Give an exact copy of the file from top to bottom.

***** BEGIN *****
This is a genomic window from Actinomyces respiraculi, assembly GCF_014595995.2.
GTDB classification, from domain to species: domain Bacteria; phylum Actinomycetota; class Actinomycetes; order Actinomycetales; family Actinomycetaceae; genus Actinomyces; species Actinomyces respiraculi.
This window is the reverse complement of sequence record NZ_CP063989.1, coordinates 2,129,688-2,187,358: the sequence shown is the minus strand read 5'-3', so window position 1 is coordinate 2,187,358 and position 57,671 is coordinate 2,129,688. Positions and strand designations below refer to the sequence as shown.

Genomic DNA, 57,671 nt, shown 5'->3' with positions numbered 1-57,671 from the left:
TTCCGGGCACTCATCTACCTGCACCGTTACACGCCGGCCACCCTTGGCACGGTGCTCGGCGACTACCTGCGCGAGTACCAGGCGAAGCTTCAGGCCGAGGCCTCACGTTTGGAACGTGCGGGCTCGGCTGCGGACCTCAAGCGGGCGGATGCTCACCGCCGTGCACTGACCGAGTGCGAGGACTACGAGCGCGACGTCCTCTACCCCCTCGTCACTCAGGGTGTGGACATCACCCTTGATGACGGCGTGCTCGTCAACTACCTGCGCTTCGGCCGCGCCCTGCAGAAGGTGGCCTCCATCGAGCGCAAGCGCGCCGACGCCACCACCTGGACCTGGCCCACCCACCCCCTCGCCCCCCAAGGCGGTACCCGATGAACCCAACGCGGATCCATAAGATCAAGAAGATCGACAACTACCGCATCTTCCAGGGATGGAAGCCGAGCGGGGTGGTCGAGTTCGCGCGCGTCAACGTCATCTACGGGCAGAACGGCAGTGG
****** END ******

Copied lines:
This is a genomic window from Actinomyces respiraculi, assembly GCF_014595995.2.
GTDB classification, from domain to species: domain Bacteria; phylum Actinomycetota; class Actinomycetes; order Actinomycetales; family Actinomycetaceae; genus Actinomyces; species Actinomyces respiraculi.
This window is the reverse complement of sequence record NZ_CP063989.1, coordinates 2,129,688-2,187,358: the sequence shown is the minus strand read 5'-3', so window position 1 is coordinate 2,187,358 and position 57,671 is coordinate 2,129,688. Positions and strand designations below refer to the sequence as shown.

Genomic DNA, 57,671 nt, shown 5'->3' with positions numbered 1-57,671 from the left:
TTCCGGGCACTCATCTACCTGCACCGTTACACGCCGGCCACCCTTGGCACGGTGCTCGGCGACTACCTGCGCGAGTACCAGGCGAAGCTTCAGGCCGAGGCCTCACGTTTGGAACGTGCGGGCTCGGCTGCGGACCTCAAGCGGGCGGATGCTCACCGCCGTGCACTGACCGAGTGCGAGGACTACGAGCGCGACGTCCTCTACCCCCTCGTCACTCAGGGTGTGGACATCACCCTTGATGACGGCGTGCTCGTCAACTACCTGCGCTTCGGCCGCGCCCTGCAGAAGGTGGCCTCCATCGAGCGCAAGCGCGCCGACGCCACCACCTGGACCTGGCCCACCCACCCCCTCGCCCCCCAAGGCGGTACCCGATGAACCCAACGCGGATCCATAAGATCAAGAAGATCGACAACTACCGCATCTTCCAGGGATGGAAGCCGAGCGGGGTGGTCGAGTTCGCGCGCGTCAACGTCATCTACGGGCAGAACGGCAGTGG